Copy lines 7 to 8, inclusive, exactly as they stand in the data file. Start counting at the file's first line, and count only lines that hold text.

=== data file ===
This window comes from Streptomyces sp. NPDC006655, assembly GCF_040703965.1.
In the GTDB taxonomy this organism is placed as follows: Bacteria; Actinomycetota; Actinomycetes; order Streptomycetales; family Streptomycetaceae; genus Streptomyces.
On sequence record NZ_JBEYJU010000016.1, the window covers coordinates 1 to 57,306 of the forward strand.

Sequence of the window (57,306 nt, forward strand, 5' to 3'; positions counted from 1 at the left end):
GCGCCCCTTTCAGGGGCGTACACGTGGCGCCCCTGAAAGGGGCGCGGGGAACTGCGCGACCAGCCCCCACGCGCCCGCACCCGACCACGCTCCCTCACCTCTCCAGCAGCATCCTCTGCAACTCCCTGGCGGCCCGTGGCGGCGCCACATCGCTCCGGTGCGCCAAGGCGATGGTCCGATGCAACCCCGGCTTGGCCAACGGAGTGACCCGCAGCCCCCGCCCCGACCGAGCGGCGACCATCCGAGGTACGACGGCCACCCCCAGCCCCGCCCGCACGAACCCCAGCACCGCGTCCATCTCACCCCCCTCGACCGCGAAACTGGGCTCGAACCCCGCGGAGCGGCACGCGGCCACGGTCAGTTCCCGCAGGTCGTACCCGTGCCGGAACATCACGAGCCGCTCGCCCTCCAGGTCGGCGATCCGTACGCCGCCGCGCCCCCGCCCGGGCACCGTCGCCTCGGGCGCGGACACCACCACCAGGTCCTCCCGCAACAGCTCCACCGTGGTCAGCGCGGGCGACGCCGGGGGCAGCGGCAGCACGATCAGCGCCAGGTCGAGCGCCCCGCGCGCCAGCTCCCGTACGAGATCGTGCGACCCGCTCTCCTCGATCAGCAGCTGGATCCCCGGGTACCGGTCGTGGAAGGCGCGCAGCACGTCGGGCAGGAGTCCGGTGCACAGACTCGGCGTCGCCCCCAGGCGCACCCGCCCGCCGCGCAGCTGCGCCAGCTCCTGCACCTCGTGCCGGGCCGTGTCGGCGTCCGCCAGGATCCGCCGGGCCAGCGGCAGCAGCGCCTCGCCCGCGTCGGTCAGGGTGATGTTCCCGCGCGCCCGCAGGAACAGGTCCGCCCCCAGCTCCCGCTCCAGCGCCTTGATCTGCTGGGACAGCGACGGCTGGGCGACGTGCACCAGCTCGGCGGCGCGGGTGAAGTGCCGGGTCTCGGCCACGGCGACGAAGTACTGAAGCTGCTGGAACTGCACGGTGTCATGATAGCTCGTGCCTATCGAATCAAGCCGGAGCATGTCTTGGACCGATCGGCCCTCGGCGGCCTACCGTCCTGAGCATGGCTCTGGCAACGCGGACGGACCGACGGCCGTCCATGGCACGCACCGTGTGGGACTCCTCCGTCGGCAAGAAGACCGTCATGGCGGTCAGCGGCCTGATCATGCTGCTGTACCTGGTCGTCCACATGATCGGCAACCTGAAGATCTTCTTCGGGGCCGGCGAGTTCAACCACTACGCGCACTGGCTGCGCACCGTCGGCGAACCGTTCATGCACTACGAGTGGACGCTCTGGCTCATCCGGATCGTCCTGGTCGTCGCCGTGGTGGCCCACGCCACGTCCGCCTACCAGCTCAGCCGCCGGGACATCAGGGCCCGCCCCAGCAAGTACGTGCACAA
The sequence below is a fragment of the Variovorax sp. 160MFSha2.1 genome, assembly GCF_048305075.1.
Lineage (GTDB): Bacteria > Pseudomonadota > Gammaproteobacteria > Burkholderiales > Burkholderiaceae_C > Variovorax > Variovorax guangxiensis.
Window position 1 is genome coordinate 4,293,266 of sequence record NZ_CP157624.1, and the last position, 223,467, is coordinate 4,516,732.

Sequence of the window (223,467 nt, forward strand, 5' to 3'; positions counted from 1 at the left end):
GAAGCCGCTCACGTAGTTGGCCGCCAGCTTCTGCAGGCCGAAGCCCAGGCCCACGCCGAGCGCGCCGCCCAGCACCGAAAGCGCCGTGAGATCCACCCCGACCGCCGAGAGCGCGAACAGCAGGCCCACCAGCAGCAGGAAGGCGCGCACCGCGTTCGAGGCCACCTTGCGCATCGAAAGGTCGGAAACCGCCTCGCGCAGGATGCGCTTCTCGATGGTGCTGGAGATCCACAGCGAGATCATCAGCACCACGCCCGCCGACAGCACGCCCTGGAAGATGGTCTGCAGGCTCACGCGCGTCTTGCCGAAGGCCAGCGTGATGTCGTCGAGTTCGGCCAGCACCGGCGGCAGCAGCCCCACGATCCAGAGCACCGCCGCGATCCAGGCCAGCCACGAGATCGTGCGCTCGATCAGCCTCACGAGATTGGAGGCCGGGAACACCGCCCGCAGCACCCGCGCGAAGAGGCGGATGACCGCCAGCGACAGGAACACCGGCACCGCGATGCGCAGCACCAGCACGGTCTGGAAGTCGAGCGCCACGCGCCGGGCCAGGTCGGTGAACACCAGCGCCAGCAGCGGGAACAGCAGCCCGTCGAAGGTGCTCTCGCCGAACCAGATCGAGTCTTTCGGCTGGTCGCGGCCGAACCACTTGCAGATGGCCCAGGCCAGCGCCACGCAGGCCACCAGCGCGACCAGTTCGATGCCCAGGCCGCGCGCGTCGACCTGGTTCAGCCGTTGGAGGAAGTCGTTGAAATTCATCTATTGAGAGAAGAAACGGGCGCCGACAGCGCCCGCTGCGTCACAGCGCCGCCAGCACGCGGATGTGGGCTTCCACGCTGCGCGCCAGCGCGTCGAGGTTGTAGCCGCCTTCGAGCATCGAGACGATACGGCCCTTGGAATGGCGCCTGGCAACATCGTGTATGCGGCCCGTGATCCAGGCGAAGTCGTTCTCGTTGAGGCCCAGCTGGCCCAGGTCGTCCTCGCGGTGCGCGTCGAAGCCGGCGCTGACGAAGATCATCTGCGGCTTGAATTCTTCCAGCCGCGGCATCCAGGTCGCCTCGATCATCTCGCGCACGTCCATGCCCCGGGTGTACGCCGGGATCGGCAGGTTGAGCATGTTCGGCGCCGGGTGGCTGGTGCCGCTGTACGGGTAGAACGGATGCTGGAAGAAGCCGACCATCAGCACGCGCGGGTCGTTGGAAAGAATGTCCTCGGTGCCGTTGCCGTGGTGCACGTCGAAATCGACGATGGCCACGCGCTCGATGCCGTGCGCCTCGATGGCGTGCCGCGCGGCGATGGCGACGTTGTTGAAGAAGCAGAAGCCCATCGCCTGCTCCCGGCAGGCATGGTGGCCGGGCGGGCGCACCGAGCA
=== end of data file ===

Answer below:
Lineage (GTDB): Bacteria > Pseudomonadota > Gammaproteobacteria > Burkholderiales > Burkholderiaceae_C > Variovorax > Variovorax guangxiensis.
Window position 1 is genome coordinate 4,293,266 of sequence record NZ_CP157624.1, and the last position, 223,467, is coordinate 4,516,732.